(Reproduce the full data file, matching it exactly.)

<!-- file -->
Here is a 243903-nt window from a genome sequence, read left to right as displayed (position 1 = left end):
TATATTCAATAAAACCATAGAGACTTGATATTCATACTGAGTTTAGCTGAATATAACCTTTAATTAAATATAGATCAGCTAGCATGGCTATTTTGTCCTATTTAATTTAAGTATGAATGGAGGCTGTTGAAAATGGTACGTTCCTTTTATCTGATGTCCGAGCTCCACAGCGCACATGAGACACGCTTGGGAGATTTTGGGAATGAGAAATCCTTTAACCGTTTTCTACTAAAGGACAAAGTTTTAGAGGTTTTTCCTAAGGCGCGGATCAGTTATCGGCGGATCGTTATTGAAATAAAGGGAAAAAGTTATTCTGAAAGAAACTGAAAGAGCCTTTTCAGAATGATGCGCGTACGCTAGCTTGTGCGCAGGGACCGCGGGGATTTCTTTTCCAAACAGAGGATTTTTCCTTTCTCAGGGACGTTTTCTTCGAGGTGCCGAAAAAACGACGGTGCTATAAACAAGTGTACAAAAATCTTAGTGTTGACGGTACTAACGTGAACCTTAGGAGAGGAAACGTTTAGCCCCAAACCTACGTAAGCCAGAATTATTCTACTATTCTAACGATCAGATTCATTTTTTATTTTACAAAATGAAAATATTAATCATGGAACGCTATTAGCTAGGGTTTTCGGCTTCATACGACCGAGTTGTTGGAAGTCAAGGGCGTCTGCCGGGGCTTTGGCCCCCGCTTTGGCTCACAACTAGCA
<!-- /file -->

Here is a 243903-nt window from a genome sequence, read left to right as displayed (position 1 = left end):
TATATTCAATAAAACCATAGAGACTTGATATTCATACTGAGTTTAGCTGAATATAACCTTTAATTAAATATAGATCAGCTAGCATGGCTATTTTGTCCTATTTAATTTAAGTATGAATGGAGGCTGTTGAAAATGGTACGTTCCTTTTATCTGATGTCCGAGCTCCACAGCGCACATGAGACACGCTTGGGAGATTTTGGGAATGAGAAATCCTTTAACCGTTTTCTACTAAAGGACAAAGTTTTAGAGGTTTTTCCTAAGGCGCGGATCAGTTATCGGCGGATCGTTATTGAAATAAAGGGAAAAAGTTATTCTGAAAGAAACTGAAAGAGCCTTTTCAGAATGATGCGCGTACGCTAGCTTGTGCGCAGGGACCGCGGGGATTTCTTTTCCAAACAGAGGATTTTTCCTTTCTCAGGGACGTTTTCTTCGAGGTGCCGAAAAAACGACGGTGCTATAAACAAGTGTACAAAAATCTTAGTGTTGACGGTACTAACGTGAACCTTAGGAGAGGAAACGTTTAGCCCCAAACCTACGTAAGCCAGAATTATTCTACTATTCTAACGATCAGATTCATTTTTTATTTTACAAAATGAAAATATTAATCATGGAACGCTATTAGCTAGGGTTTTCGGCTTCATACGACCGAGTTGTTGGAAGTCAAGGGCGTCTGCCGGGGCTTTGGCCCCCGCTTTGGCTCACAACTAGCA